History, Department of


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William G. Thomas III, "Renegotiating the Archive: Scholarly Practice in a Digital Age," in Terra Cognita: Graduate Students in the Archives, A retrospective on the CLIR Mellon Fellowships for Dissertation Research in Original Sources (CLIR, May 2016)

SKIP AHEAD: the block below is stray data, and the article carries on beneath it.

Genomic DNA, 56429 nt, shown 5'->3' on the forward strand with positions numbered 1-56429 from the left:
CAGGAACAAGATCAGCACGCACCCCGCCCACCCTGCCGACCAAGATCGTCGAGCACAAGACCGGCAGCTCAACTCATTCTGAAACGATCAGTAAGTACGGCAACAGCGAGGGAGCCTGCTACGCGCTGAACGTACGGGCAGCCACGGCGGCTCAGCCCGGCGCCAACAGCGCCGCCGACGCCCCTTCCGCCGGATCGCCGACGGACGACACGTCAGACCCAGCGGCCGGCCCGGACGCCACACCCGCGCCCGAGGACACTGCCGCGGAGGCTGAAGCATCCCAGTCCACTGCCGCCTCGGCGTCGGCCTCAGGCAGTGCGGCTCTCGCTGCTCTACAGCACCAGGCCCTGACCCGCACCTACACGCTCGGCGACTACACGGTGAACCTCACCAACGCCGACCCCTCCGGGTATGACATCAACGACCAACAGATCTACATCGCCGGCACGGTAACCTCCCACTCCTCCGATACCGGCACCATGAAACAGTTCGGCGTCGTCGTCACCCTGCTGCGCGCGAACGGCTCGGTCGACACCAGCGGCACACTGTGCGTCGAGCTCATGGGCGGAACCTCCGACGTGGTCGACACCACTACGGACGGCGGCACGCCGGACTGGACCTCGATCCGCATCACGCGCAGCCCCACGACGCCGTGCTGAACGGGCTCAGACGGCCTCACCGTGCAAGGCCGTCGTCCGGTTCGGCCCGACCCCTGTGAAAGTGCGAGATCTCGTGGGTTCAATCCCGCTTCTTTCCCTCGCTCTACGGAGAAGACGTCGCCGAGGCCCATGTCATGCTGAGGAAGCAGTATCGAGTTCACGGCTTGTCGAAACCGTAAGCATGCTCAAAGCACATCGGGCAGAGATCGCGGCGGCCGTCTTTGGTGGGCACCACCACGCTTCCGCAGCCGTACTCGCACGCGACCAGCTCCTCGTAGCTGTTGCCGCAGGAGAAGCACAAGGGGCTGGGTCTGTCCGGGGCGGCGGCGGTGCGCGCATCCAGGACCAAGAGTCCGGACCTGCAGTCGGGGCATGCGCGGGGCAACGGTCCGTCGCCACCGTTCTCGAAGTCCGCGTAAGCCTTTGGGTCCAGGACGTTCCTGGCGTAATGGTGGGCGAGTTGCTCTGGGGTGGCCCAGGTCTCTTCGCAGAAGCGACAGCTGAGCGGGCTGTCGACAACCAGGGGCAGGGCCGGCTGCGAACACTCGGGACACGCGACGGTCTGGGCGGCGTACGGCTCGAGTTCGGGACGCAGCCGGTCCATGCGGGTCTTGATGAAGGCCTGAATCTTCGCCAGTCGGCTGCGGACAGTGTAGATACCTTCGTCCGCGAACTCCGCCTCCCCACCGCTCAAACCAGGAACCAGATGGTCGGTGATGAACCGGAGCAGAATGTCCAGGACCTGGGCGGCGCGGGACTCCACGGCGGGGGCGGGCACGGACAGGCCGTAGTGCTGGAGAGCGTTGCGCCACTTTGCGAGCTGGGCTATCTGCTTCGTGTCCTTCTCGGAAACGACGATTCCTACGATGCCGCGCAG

In the last two decades scholarly practice in archival research has changed substantially. The availability of digital finding aids and digital facsimiles of original sources combined with powerful search engines and digital library technologies have altered how historians and other researchers encounter, access, and use archives and sources. Scholars who were trained to work solely in physical archives are now dealing with a fundamentally new environment. These changes have come with considerable anxieties about whether digitization and digital archives are replacing, as well as displacing, traditional archival work in the archives. Judging from the experience of the Mellon Fellows, however, these same changes have also heightened scholars' reliance on the expertise of archivists and librarians. The relationship between the scholar and the archivist or librarian has become more central, more direct, and more consequential, not less. As a result, we need to renegotiate what happens in and with the archive.